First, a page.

Google Project Zero exposes flaws in Malwarebytes Anti-Malware software

Google Project Zero has publicly exposed Malwarebytes for a security vulnerability that exposes its consumer version of Anti-Malware software to Man in the middle attacks.

Malwarebytes

Incidentally, before going public, the issue was highlighted to the company 90 day ago by Google security researcher Tavis Ormandy. Early November in 2015, Ormandy informed Malwarebytes that its Anti-Malware software updates do not follow a secure channel opening a way for attackers to exploit.

“Malwarebytes fetches their signature updates over HTTP, permitting a man in the middle attack. The protocol involves downloading YAML files over HTTP for each update from http://data-cdn.mbamupdates.com. Although the YAML files include an MD5 checksum, as it’s served over HTTP and not signed, an attacker can simply replace it.” warned Ormandy.

Malwarebytes response to Google’s public disclosure

Meanwhile the company responded to Google’s disclosure saying that they have fixed several of the server-side vulnerabilities and will soon be releasing a new version of the software to patch the additional client-side vulnerabilities. However, it won’t be until 3-4 weeks until we see the new version, a news that was unsettling for the existing Malwarebytes users.

Company CEO renders an apology

“I’d also like to take this opportunity to apologize. While these things happen, they shouldn’t happen to our users”, said Marcin.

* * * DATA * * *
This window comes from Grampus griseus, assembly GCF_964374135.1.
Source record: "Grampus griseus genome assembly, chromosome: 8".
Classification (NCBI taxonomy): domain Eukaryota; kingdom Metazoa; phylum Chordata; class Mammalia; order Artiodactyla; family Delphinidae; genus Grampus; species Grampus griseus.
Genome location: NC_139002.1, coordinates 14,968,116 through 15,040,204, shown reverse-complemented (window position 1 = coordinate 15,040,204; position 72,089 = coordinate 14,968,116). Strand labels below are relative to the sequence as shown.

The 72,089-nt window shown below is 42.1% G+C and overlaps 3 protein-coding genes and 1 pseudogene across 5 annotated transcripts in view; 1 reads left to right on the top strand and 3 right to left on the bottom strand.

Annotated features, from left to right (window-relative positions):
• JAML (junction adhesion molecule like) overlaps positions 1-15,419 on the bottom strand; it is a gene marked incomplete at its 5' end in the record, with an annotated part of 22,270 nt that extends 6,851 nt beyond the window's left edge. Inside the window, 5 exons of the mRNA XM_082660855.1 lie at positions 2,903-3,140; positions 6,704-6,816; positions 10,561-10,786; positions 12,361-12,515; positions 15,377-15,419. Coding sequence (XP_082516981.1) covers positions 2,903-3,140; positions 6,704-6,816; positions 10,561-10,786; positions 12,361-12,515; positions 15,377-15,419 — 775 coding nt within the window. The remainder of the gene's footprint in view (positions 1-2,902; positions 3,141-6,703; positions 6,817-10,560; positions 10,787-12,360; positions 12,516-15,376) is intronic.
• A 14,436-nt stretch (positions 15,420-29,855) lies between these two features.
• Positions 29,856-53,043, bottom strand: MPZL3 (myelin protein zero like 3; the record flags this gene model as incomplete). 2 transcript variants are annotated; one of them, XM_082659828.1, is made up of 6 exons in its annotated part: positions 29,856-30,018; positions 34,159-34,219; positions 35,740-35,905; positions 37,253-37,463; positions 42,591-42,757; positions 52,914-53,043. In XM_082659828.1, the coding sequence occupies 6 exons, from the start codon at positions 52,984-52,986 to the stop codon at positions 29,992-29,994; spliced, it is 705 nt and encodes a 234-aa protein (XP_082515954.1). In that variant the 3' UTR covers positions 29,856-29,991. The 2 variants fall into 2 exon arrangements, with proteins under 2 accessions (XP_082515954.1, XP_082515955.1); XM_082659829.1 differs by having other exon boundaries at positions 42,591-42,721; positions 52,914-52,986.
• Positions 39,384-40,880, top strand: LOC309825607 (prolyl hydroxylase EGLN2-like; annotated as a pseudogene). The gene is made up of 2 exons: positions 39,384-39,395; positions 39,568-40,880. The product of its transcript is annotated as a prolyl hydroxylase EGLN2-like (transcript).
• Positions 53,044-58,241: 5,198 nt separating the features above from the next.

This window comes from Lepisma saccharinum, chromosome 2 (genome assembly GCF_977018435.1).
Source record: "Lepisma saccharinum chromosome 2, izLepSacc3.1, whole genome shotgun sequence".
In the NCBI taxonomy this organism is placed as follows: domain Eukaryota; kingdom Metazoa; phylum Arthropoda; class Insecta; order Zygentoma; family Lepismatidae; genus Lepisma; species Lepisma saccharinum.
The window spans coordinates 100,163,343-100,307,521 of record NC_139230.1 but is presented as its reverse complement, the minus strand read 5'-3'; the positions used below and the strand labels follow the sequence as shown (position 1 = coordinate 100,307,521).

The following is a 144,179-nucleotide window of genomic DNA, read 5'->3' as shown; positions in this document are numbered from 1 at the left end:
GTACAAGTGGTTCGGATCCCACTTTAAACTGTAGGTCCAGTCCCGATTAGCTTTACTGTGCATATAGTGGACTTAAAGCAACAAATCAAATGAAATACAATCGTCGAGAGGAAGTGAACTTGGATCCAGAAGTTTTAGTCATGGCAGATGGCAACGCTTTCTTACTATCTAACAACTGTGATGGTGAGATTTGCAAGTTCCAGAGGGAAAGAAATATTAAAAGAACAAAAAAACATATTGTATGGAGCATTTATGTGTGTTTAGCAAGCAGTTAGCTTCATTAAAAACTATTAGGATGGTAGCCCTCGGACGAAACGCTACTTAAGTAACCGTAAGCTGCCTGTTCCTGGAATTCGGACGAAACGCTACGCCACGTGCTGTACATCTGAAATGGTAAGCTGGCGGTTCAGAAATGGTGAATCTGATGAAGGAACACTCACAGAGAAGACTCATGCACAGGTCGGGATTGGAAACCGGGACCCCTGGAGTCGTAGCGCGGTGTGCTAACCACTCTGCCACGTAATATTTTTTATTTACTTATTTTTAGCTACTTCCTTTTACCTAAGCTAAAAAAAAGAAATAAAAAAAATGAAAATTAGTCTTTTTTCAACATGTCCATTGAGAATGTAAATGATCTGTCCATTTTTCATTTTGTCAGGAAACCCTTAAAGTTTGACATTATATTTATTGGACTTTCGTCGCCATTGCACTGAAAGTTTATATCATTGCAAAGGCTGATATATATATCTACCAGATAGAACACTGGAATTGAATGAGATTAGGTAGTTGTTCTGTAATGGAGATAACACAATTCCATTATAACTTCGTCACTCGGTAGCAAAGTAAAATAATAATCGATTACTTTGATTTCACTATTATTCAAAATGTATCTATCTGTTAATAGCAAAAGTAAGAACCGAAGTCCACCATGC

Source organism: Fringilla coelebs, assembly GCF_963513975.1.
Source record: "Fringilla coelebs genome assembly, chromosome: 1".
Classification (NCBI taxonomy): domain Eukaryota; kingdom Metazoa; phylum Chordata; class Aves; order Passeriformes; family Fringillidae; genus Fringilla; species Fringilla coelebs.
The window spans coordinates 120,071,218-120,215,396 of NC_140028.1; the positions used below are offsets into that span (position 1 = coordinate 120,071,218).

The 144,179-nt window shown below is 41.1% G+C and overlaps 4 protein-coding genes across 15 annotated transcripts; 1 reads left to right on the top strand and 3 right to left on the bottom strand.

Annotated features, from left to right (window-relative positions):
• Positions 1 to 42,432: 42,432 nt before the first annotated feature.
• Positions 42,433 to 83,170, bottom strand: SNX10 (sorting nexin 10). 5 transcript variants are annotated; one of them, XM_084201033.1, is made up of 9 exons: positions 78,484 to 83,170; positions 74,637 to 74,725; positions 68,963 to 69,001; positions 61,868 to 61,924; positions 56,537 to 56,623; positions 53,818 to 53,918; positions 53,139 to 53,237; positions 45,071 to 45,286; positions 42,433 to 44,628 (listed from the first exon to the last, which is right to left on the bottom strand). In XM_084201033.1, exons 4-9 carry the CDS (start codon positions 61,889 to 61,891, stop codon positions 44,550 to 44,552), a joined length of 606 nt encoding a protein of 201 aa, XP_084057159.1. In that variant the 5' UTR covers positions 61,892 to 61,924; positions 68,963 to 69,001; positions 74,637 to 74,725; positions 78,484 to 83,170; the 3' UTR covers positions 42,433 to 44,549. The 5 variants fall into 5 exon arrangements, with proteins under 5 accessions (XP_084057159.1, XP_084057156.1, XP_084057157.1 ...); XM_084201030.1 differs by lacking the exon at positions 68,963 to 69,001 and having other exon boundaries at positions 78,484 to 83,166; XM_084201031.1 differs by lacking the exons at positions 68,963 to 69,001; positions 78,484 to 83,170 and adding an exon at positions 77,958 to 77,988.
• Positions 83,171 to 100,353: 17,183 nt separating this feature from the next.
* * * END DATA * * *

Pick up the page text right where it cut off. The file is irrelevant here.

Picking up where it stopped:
Marcin Kleczynski, Malwarebytes CEO, offered an apology to the users of the Anti-Malware software saying that vulnerabilities are the harsh reality of software development and his company would be launching a Bug Bounty program that would encourage security researchers to find security vulnerabilities in Malwarebytes software.

The reward would be in the range of $100-$1,000 depending the type of bug discovered.

Advise to existing Malwarebytes users

If you are an existing Malwarebytes Anti-malware user, you should enable Self-protection under Settings to mitigate all of the reported vulnerabilities. However, as Marcin pointed out, this protection is available only to those using the premium version of Anti-Malware software.

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Ankit Gupta is a writer by profession and has more than 7 years of global writing experience on technology and other areas. He follows technological developments and likes to write about Windows & IT security. He has a deep liking for wild life and has written a book on Top Tiger Parks of India.